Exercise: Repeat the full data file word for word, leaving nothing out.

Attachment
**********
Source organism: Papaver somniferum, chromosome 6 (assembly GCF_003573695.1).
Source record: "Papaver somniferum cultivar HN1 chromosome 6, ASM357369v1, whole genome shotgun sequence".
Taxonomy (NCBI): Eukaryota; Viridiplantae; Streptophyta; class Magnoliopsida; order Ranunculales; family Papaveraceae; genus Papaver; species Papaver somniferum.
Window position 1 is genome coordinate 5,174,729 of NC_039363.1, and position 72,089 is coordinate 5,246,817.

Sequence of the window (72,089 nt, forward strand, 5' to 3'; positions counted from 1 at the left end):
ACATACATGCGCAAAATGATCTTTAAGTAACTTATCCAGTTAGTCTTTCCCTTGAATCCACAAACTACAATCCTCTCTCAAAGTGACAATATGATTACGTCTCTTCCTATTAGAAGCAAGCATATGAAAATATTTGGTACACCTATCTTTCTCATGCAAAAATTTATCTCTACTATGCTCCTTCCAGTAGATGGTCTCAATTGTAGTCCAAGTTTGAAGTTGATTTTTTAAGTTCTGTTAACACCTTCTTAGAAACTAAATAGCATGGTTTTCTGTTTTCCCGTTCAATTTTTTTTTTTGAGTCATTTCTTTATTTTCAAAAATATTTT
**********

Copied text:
Source organism: Papaver somniferum, chromosome 6 (assembly GCF_003573695.1).
Source record: "Papaver somniferum cultivar HN1 chromosome 6, ASM357369v1, whole genome shotgun sequence".
Taxonomy (NCBI): Eukaryota; Viridiplantae; Streptophyta; class Magnoliopsida; order Ranunculales; family Papaveraceae; genus Papaver; species Papaver somniferum.
Window position 1 is genome coordinate 5,174,729 of NC_039363.1, and position 72,089 is coordinate 5,246,817.

Sequence of the window (72,089 nt, forward strand, 5' to 3'; positions counted from 1 at the left end):
ACATACATGCGCAAAATGATCTTTAAGTAACTTATCCAGTTAGTCTTTCCCTTGAATCCACAAACTACAATCCTCTCTCAAAGTGACAATATGATTACGTCTCTTCCTATTAGAAGCAAGCATATGAAAATATTTGGTACACCTATCTTTCTCATGCAAAAATTTATCTCTACTATGCTCCTTCCAGTAGATGGTCTCAATTGTAGTCCAAGTTTGAAGTTGATTTTTTAAGTTCTGTTAACACCTTCTTAGAAACTAAATAGCATGGTTTTCTGTTTTCCCGTTCAATTTTTTTTTTTGAGTCATTTCTTTATTTTCAAAAATATTTT